Drink from 2011 to 2017

Staff Image By: Kirk Walker | K&L Staff Member | Review Date: 10/26/2011 | Send Email
Red fruits, spice and a touch of earth. The palate has a touch of richness and just enough acidity to make it pop. Could be the best Rosso I have had from this estate.

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Additional Information:



- The most widely planted grape in Italy is Sangiovese, a high-acid grape with moderate to high tannins, apparent earthiness and subtle fruit. It is thought to have originated in Tuscany and its name, which translates to "blood of Jove," leads historians to believe it may date all the way back to the Etruscan period, though historical mentions only go as far back as the early 1700s. Though planted all over modern Italy, the most significant wines made from Sangiovese still come from Tuscany: Chianti and Brunello di Montalcino. Sangiovese must make up 75% of a blend from the Chianti DOCG t be labeled as such, traditionally allowing for Canaiolo, Trebbiano and Malvasia for the remainder, though more recently small proportions of Cabernet Sauvignon or Merlot have been allowed. In Brunello di Montalcino the wine must be made entirely of Sangiovese. Prugnolo is Montepulciano's name for Sangiovese, and it is used there for the Vino Nobile di Montepulciano wines. In the DOC of Carmignano Sangiovese can be blended with 20% Cabernet Sauvignon. There are also Super Tuscans, IGT wines that blend Sangiovese with large proportions of Cabernet or Merlot. Elsewhere in Italy it is a workhorse grape, though it does find some success (though not the longevity) in the Montefalco and Torgiano wines of Umbria as well as the foundation of Rosso Piceno and a significant element of Rosso Conero from the Marches. Like Nebbiolo, Sangiovese has struggled to find footing outside of Italy, though in recent years California wineries have been having better fortune with grape plantings in the Sierra Foothills/El Dorado County, as well as Sonoma County and the Central Coast.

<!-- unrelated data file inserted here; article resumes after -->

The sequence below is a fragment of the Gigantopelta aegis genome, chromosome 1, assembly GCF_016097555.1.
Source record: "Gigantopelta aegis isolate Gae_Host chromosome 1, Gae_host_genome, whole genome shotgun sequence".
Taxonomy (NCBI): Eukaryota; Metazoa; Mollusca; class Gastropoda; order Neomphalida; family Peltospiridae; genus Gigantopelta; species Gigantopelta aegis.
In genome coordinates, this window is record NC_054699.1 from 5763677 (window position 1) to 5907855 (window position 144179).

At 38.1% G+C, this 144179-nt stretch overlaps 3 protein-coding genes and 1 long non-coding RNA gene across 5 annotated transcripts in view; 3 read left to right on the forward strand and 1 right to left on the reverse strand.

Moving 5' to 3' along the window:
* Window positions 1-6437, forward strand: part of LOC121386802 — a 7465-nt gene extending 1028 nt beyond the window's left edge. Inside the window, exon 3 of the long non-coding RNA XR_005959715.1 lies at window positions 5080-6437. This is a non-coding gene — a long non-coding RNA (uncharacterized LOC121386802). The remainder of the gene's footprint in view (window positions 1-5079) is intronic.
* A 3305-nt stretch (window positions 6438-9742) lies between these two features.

- Once named Enotria for its abundant vineyards, Italy (thanks to the ancient Greeks and Romans) has had an enormous impact on the wine world. From the shores of Italy, the Romans brought grapes and their winemaking techniques to North Africa, Spain and Portugal, Germany, France, the Danube Valley, the Middle East and even England. Modern Italy, which didn't actually exist as a country until the 1870s, once produced mainly simple, everyday wine. It wasn't until the 1970s that Italy began the change toward quality. The 1980s showed incredible efforts and a lot of experimentation. The 1990s marked the real jump in consistent quality, including excellence in many Region that had been indistinct for ages. The entire Italian peninsula is seeing a winemaking revolution and is now one of the most exciting wine Region in the world. For our entire Italian wine selection, click here. Click for a list of bestselling items from all of Italy.


Specific Appellation:

Brunello di Montalcino

- Made from 100% Sangiovese grapes from a specific clone called "Brunello" in the town of Montalcino. Situated in the southwestern part of Tuscany the town of Montalcino sits on a ridge about 400 feet above the Eastern plain. This ridge divides the region into three diverse growing areas. The northeastern part produces wines with brighter fruit, more cherry and high tone notes and somewhat leaner body. The southeastern portion often referred to, as the "Golden Triangle" is the home of Biondi Santi, the family who invented Brunello and championed its production for half a century before anyone else. This region produces wines with rich body, deep ripe cherry to plum fruit with lots of earth and spice. The third portion is the southwesterly facing slope which is the warmest (hence the ripest grapes), consistently producing wines with more breadth and richness. At the turn of this century, there were more than 150 growers who produce the 233,000 cases annually from the 2863 acres inscribed to Brunello.
Alcohol Content (%): 14